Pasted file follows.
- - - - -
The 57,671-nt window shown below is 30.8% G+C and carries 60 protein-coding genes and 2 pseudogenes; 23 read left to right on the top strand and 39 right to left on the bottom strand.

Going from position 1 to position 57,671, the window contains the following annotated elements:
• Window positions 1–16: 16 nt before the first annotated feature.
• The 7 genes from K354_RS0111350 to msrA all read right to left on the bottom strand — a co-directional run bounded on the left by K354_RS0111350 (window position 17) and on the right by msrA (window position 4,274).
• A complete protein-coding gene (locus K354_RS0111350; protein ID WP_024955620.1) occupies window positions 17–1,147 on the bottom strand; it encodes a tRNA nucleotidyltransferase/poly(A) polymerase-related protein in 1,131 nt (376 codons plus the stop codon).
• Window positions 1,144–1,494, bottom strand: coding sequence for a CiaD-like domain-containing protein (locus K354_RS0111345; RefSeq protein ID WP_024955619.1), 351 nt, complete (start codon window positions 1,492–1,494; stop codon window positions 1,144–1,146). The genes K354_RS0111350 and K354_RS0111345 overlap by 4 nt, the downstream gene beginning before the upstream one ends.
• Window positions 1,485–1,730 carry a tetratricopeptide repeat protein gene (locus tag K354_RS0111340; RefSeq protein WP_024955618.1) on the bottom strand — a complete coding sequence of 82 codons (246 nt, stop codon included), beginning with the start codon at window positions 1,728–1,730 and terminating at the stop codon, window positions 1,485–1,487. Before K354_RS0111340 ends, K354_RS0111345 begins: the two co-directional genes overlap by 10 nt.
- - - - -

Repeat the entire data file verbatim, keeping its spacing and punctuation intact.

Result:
The 57,671-nt window shown below is 30.8% G+C and carries 60 protein-coding genes and 2 pseudogenes; 23 read left to right on the top strand and 39 right to left on the bottom strand.

Going from position 1 to position 57,671, the window contains the following annotated elements:
• Window positions 1–16: 16 nt before the first annotated feature.
• The 7 genes from K354_RS0111350 to msrA all read right to left on the bottom strand — a co-directional run bounded on the left by K354_RS0111350 (window position 17) and on the right by msrA (window position 4,274).
• A complete protein-coding gene (locus K354_RS0111350; protein ID WP_024955620.1) occupies window positions 17–1,147 on the bottom strand; it encodes a tRNA nucleotidyltransferase/poly(A) polymerase-related protein in 1,131 nt (376 codons plus the stop codon).
• Window positions 1,144–1,494, bottom strand: coding sequence for a CiaD-like domain-containing protein (locus K354_RS0111345; RefSeq protein ID WP_024955619.1), 351 nt, complete (start codon window positions 1,492–1,494; stop codon window positions 1,144–1,146). The genes K354_RS0111350 and K354_RS0111345 overlap by 4 nt, the downstream gene beginning before the upstream one ends.
• Window positions 1,485–1,730 carry a tetratricopeptide repeat protein gene (locus tag K354_RS0111340; RefSeq protein WP_024955618.1) on the bottom strand — a complete coding sequence of 82 codons (246 nt, stop codon included), beginning with the start codon at window positions 1,728–1,730 and terminating at the stop codon, window positions 1,485–1,487. Before K354_RS0111340 ends, K354_RS0111345 begins: the two co-directional genes overlap by 10 nt.